The game of dating
April in Glenwood
I’m not much for blind dates, or even being set up on non-blind dates. That’s probably why both rarely happen.
I should be more adventurous.
If I were committed to the idea, I’d probably have more luck Internet dating. There’s at least a chance to match up on life goals, swimsuit preferences and political beliefs. I can also hope for a little witty bantering before the first inevitable date.
Especially if the match is equally as awkward.
In life, but not as much in love, I try not to turn down offers for stage-time. I need all the nerve-wracking experience I can get up there. So when I heard I was nominated to be in a live version of the old TV show “The Dating Game,” I did exactly what I do when I don’t want to do something.
I acted like it wasn’t happening.
I ignored the call-out for single ladies looking for love in all the remote places. I was vague when responding to the friend who nominated me. I made up an imaginary boyfriend, an idea my good friend Susan has been telling me to do for years. I convinced myself I didn’t need a silly game show to meet the next Mrs. April Clark.
I heard someone say that once and it made me laugh.
This might be hard to believe but sometimes I need to be talked into doing things. Usually it’s the other way around, but dating is a whole different enchilada. Eating cow tongue for the first time is a perfect example. Not something I had on my bucket list. Once I tried it all fried up in a taco with fresh cilantro and hot mango salsa, I was all right with it.
Tongue: Maybe someday it will be what’s for dinner.
I do enjoy helping a good cause, and “The Dating Game” fundraiser was supporting the Paonia Players theater troupe and the historic Paradise Theatre. What could I lose? My dignity.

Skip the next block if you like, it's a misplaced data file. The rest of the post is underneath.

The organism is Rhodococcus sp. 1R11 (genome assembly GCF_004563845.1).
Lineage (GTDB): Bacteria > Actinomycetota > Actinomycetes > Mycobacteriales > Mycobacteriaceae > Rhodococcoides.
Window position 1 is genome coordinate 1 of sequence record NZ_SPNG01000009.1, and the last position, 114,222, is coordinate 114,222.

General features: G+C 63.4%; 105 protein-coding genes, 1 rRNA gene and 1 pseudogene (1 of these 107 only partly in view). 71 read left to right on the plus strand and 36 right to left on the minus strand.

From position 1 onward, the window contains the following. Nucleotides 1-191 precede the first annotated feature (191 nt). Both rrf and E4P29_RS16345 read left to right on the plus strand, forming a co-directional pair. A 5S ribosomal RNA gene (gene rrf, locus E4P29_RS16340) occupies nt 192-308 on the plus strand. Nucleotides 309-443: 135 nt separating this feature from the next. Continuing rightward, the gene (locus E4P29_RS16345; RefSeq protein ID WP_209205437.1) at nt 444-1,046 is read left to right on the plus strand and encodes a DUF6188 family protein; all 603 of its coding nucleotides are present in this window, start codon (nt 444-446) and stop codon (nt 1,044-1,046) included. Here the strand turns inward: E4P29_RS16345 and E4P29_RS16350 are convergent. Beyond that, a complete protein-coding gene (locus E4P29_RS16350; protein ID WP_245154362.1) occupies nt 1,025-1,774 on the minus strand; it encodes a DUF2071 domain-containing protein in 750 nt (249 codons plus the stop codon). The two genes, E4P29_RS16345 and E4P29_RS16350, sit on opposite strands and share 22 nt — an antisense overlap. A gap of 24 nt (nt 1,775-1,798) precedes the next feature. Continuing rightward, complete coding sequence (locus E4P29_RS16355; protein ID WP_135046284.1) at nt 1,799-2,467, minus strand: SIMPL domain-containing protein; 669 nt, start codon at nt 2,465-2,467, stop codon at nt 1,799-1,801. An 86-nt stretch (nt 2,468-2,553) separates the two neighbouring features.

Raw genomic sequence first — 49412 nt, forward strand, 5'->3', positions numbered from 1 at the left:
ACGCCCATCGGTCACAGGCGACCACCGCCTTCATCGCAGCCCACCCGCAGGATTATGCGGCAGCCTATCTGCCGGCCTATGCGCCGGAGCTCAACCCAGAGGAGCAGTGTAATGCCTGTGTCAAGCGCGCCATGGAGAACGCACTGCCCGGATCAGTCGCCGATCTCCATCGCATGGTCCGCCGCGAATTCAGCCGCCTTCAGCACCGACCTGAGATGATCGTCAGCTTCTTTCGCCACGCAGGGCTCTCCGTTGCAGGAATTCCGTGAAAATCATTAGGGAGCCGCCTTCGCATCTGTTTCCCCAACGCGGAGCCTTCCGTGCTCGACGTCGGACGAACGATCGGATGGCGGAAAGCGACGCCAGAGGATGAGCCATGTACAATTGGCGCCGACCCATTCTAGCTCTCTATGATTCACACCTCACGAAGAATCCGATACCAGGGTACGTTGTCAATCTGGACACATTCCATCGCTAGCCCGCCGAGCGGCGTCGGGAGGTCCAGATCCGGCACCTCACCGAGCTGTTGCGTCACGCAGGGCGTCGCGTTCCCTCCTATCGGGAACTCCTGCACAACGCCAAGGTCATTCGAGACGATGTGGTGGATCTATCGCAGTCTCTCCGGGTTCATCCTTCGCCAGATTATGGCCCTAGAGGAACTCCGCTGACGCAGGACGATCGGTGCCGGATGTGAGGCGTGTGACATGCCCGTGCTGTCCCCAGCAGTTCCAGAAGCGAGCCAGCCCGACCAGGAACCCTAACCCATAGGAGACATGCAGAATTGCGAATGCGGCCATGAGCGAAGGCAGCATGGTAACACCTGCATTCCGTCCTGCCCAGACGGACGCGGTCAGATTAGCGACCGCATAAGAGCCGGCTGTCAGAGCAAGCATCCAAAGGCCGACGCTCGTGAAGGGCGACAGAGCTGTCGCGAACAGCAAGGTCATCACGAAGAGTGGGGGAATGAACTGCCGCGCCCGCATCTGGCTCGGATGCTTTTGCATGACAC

Although I’m pretty sure that’s lost somewhere in Daytona Beach. Would I be embarrassed? Probably. So what. I’ve spent my entire life being embarrassed about something I’ve done, so that wasn’t really a problem. Maybe I was afraid I would have to go on a date.
A seriously blind one.
Some of the original contestants on “The Dating Game” went on to be celebrity hunks and foxes in the ’70s and ’80s. Posters of these Hollywood hotties plastered walls of pubescent teens coming of age, donning feathered hair and tight denim. Farrah Fawcett, Tom Selleck and Arnold Schwarzenegger were all on “The Dating Game” before they became bad guy-fighting lookers featured on lunch boxes across America and Russia. As was a “photographer” Rodney Alcala.
As in serial killer Rodney Alcala.
It may be well known how easily creeped out I am by many things in life. Sometimes it’s as easy as a bat flying near my head, specifically in close proximity to my hair. Other times it’s watching that show “A Haunting” alone and being terrified by the flashbacks with the re-enactment actors.
It just seems so realistic.
Playing “The Dating Game” with a serial killer is definitely something that creeps me out beyond comprehension. That’s what happened with old Rod. He somehow made the show but the date never happened. The contestant he picked declined the date because she said he was, simply, “creepy.” And that was in 1978 when creepy things really were creepy. Now everything’s creepy.
Even re-enactment actors.
Not all “Dating Game” memories have nightmare-inducing quips. Some of my favorite funny people on the show included Steve Martin, the Unknown Comic and Bob Saget.
Not in any particular order.
John Ritter was a Dating Gamer, and that crack-up Vincent Price. And my favorite — I would have given him a standing ovation if I were in the live audience — Andy Kaufman, who played the game under a pseudonym Baji Kimran.
For that I say bravo, Andy Kaufman.
In my nontelevised, Paonia version of “The Dating Game,” Bachelor #2 followed suit and was in character. I thought he sounded like Larry the Cable Guy. He was offended. He thought I called him Harry the Cable Guy.
He made sure to tell me he shaves all the time.
Lucky for this episode of “The Dating Game,” there were no serial killers. Although during my questioning of the three bachelors, I did confirm with Bachelor #1 he did not have such tendencies. In an ironic twist, I picked him. And he is an honest-to-god cowboy. I know a few people who aren’t surprised.
How’s that for adventurous.
— April E. Clark thinks someone from the audience should take out Bachelor #3. He seemed nice. She can be reached at firstname.lastname@example.org.
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